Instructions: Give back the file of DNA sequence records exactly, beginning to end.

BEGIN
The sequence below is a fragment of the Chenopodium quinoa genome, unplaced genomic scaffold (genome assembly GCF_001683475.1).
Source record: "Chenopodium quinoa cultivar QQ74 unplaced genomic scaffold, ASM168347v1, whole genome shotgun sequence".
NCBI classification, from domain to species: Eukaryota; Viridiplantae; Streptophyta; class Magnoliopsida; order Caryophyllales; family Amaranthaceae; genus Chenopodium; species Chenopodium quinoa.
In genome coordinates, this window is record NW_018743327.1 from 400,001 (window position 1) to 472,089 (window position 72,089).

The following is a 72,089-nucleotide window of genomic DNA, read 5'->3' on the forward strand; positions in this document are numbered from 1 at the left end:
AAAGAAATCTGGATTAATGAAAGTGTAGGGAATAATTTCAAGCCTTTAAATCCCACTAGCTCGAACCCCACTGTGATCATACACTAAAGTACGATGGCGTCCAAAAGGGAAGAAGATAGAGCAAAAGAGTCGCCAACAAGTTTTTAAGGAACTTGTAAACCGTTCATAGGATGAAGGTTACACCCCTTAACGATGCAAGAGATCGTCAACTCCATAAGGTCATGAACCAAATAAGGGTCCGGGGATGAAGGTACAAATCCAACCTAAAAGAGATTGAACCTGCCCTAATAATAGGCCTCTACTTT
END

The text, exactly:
The sequence below is a fragment of the Chenopodium quinoa genome, unplaced genomic scaffold (genome assembly GCF_001683475.1).
Source record: "Chenopodium quinoa cultivar QQ74 unplaced genomic scaffold, ASM168347v1, whole genome shotgun sequence".
NCBI classification, from domain to species: Eukaryota; Viridiplantae; Streptophyta; class Magnoliopsida; order Caryophyllales; family Amaranthaceae; genus Chenopodium; species Chenopodium quinoa.
In genome coordinates, this window is record NW_018743327.1 from 400,001 (window position 1) to 472,089 (window position 72,089).

The following is a 72,089-nucleotide window of genomic DNA, read 5'->3' on the forward strand; positions in this document are numbered from 1 at the left end:
AAAGAAATCTGGATTAATGAAAGTGTAGGGAATAATTTCAAGCCTTTAAATCCCACTAGCTCGAACCCCACTGTGATCATACACTAAAGTACGATGGCGTCCAAAAGGGAAGAAGATAGAGCAAAAGAGTCGCCAACAAGTTTTTAAGGAACTTGTAAACCGTTCATAGGATGAAGGTTACACCCCTTAACGATGCAAGAGATCGTCAACTCCATAAGGTCATGAACCAAATAAGGGTCCGGGGATGAAGGTACAAATCCAACCTAAAAGAGATTGAACCTGCCCTAATAATAGGCCTCTACTTT